European Trademark Ruling Attacked
The Court of Appeal has attacked the European Court of Justice for a trade mark ruling which it said would mean “poor consumers are the losers”.
The case originated in the UK with leading perfume brands L’Oreal, Lancome and Laboratoire Garnier taking action against Bellure and other companies for producing a range of products designed to imitate their brands.
“Only the poor would dream of buying the defendants’ products,” Lord Justice Jacob said. “The real thing is beyond their wildest dreams. Yet they are denied their right to receive information which would give them a little bit of pleasure, the ability to buy a product for a euro or so which they know smells like a famous perfume.”
Giving judgment in L’Oreal v Bellure  EWCA Civ 535, Jacob LJ said the defendants had three ranges of products each of which smelled like a branded perfume used by a well-known registered trade mark.
“L’Oréal alleges that the defendants’ use of comparison lists for each of the defendants’ ranges of product, showing which products correspond to which L’Oréal perfume, infringed its registered trade marks for those perfumes,” he said.
Jacob LJ went on: “Does trade mark law prevent the defendants from telling the truth? Even though their perfumes are lawful and do smell like the corresponding famous brands, does trade mark law nonetheless muzzle the defendants so that they cannot say so?
“I have come to the conclusion that the ECJ’s ruling is that the defendants are indeed muzzled. My duty as a national judge is to follow EU law as interpreted by the ECJ. I think, with regret, that the answers we have received from the ECJ require us so to hold.”
Lord Justice Jacob said his “own strong predilection, free from the opinion of the ECJ” was in favour of free speech.
“Truth in the market place matters – even if it does not attract quite the strong emotions as the right of a journalist or politician to speak the truth.”
He said that any “suggested rule of law” which stood in the way of people telling the truth ought to be scrutinised carefully and justified “only on the grounds of strict necessity.”
He went on: “I regret that the ECJ in this case has not addressed the competition aspects of what it calls ‘riding on the coat-tails’.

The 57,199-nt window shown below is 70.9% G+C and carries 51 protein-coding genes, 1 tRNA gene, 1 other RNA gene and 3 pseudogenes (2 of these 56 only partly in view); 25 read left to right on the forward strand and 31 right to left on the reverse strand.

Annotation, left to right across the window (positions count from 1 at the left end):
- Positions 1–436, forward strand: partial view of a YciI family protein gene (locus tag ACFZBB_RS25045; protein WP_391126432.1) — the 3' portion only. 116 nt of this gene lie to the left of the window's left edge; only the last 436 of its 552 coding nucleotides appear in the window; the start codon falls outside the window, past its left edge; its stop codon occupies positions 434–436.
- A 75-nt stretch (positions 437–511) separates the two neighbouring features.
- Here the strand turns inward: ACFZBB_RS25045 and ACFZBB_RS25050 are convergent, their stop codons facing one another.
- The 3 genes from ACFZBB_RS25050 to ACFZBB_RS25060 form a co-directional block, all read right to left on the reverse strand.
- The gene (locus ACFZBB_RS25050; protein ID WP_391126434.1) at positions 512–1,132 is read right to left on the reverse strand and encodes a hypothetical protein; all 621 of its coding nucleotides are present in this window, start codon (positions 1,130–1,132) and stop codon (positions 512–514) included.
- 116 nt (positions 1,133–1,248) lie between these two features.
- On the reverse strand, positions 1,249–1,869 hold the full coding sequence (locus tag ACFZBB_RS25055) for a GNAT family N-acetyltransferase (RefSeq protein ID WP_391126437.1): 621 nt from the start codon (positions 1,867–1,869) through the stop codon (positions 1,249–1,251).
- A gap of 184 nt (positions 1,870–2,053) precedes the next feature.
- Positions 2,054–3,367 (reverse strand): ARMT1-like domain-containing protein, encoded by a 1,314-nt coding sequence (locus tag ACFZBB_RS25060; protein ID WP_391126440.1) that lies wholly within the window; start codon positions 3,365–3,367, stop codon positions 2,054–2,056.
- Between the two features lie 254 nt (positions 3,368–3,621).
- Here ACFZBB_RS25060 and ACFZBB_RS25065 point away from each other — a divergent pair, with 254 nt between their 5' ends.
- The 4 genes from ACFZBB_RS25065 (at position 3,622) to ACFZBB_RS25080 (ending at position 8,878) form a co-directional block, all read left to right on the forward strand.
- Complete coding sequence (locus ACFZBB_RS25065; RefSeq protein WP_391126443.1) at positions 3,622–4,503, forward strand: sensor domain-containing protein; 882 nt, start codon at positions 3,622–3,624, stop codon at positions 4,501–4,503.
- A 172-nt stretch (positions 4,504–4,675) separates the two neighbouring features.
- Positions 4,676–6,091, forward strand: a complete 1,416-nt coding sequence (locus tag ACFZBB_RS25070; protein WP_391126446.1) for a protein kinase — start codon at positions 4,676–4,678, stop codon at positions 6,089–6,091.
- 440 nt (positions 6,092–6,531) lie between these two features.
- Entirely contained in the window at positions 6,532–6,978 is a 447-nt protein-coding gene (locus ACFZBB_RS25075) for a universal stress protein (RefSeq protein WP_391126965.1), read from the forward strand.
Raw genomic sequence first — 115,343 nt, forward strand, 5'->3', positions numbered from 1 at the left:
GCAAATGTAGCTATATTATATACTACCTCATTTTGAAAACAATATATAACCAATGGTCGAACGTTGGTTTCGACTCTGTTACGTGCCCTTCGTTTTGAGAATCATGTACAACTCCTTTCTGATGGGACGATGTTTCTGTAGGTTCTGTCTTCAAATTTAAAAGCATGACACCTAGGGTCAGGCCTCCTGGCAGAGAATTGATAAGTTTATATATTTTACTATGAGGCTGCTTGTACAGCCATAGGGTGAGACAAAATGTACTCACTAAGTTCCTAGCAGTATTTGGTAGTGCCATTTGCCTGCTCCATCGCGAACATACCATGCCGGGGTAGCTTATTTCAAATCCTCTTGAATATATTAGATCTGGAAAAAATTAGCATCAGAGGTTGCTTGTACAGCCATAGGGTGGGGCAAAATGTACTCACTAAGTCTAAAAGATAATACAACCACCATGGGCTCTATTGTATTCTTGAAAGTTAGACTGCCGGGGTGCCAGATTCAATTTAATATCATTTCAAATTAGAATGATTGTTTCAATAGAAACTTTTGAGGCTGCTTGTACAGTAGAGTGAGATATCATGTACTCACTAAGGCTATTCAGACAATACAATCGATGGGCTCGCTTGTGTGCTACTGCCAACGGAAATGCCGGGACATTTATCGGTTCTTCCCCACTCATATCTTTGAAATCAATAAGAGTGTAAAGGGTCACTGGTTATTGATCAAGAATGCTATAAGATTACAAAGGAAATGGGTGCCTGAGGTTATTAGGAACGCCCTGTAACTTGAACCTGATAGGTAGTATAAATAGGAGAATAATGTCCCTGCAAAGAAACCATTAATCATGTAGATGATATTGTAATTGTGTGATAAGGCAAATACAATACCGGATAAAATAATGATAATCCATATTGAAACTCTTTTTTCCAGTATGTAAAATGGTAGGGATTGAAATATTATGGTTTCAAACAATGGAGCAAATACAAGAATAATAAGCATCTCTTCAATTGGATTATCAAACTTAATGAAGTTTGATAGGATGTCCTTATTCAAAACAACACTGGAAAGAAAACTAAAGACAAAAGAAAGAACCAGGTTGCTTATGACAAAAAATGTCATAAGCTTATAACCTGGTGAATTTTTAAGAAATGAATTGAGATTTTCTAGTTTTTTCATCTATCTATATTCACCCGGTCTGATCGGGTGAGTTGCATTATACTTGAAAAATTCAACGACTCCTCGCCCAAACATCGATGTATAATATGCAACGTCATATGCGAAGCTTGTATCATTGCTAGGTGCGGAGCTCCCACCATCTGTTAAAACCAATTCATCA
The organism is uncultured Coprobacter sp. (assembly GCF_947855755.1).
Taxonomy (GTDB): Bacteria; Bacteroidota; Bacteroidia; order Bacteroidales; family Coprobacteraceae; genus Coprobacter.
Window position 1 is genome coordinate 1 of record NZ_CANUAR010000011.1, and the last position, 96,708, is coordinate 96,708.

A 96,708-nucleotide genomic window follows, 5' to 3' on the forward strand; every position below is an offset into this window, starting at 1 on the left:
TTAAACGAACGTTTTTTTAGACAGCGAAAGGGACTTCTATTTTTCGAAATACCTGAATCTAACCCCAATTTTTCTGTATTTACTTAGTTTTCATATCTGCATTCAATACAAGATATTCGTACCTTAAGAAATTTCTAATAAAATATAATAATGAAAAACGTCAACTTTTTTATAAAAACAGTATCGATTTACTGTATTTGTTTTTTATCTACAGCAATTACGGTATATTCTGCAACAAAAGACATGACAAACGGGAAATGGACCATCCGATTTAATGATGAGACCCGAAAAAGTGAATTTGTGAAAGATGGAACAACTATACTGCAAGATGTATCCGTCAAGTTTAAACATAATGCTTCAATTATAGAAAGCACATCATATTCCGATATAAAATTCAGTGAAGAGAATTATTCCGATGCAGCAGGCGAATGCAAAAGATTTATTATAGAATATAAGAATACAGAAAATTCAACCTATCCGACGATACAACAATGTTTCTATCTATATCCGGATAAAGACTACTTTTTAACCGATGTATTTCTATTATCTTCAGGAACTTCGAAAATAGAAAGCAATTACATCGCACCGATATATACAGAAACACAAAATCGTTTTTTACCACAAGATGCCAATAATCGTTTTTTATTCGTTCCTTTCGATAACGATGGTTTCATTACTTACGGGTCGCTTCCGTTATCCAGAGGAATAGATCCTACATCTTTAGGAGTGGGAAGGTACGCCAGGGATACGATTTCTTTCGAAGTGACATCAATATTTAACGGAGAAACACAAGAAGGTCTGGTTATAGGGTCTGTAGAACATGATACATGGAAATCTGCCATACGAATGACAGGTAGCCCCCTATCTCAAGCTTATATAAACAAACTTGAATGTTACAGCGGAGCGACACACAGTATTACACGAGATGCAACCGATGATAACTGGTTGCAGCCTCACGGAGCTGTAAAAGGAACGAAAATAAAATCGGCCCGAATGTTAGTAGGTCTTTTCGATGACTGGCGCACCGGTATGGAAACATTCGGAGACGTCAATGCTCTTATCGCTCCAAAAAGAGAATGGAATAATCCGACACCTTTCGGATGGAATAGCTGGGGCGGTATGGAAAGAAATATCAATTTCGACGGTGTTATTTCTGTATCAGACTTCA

“The trouble with deprecatory metaphorical expressions such as this (‘free-riding’ is another), containing as they do clear disapproval of the defendants’ trade as such, is that they do not provide clear rules by which a trader can know clearly what he can and cannot do.”
Lord Jacob warned that the consequence of the ECJ decision was that the EU would have a more “protective” approach to trade mark law than other major trading areas.
“I have not of course studied in detail the laws of other countries, but my general understanding is, for instance, that countries with a healthy attitude to competition law, such as the US, would not keep a perfectly lawful product off the market by the use of trade mark law to suppress truthful advertising.”
Jacob LJ agreed with the ECJ that the comparison lists used by the defendants fell within Article 5 (1)(a) of the Trade Marks Directive (EC89/104) banning the provision of signs or services identical with those for which the trade mark was registered.
The lord justice said he was “forced” to conclude that the use was not protected by Article 3(a) of the Comparative Advertising Directive (EC84/450).
Although he did have to express a view on it, Jacob LJ ruled that the imitation products were also an infringement of Article 5(2) of the Trade Marks Directive.
Lord Justices Wall and Rimer agreed.
“Solicitors Journal”: 25 May 2010